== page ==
HEAVY snow and sleet hit parts of Yorkshire yesterday forcing Leeds Bradford airport to close for a while and creating treacherous driving conditions on major routes.
Flights were delayed as the runway was cleared, but the airport reopened at 4.15pm. Passengers were warned however of further possible delays and advised to contact airlines before travelling.
Elsewhere, police described the M1 in South Yorkshire as hazardous, while there were also delays for drivers on the A61 and A628 Woodhead Pass.
The icy blast also forced more than 30 schools in Bradford, Wakefield, Kirklees, Halifax and Leeds to close.
West Yorkshire Police said the weather affected both main and minor roads and urged drivers to be cautious.
However, Wales saw the worst of the snow on Thursday night, with as much two inches settling in some areas, especially over higher ground.
The wintry showers then spread north and east from Wales and the Midlands to northern England.
One forecaster said: "Wales have had the worst of the snow so far but it's heading northwards. It's gradually turning to rain in the south as milder conditions come in."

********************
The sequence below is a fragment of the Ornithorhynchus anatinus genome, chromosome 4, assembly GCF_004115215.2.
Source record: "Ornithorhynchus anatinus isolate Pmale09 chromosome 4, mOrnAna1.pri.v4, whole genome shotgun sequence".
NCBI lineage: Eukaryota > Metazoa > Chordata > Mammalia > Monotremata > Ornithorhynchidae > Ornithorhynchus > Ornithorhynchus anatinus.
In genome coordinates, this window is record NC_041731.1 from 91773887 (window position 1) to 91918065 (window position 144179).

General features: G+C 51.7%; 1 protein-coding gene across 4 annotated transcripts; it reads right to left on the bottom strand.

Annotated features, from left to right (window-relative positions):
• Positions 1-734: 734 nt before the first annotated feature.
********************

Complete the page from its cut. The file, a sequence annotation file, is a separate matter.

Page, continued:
More than 30 schools across Wales were closed as several inches of snow fell on high ground. Some flights were cancelled at Liverpool's John Lennon Airport.
Temperatures are varied but last night milder conditions appeared to be on the way, with southern England hitting 10C-11C.
In northern England, however, the mercury was unlikely to go much above freezing.
Parts of Scotland were braced for more snow showers last night, with heavy downpours set to continue into the weekend. Forecasters predicted areas north of the border would see snow, with as much as four inches over higher ground.
Drivers across Scotland and Northern Ireland were warned to expect icy road conditions following overnight rain, sleet and snow.
The Met Office issued severe weather warnings of heavy snow for several regions, including the Highlands, Grampian, Strathclyde, Central, Tayside and Fife, plus south west Scotland, Lothian and Borders.
The AA reported a busy day for breakdowns yesterday with calls up 70 per cent. Its "snow-busting" Land Rovers worked alongside the regular patrol force to rescue 89 cars, with the busiest areas reported in Leeds, Bradford, Aberdeen and other areas of north east Scotland.
Darron Burness, the AA's head of special Operations, said: "Although it hasn't been as busy as it was during the previous cold snap when breakdowns doubled most days, the adverse weather has caused problems for drivers across most areas. Even in areas that have escaped the heavy snow and sleet, patrols have reported very difficult driving conditions due to torrential downpours."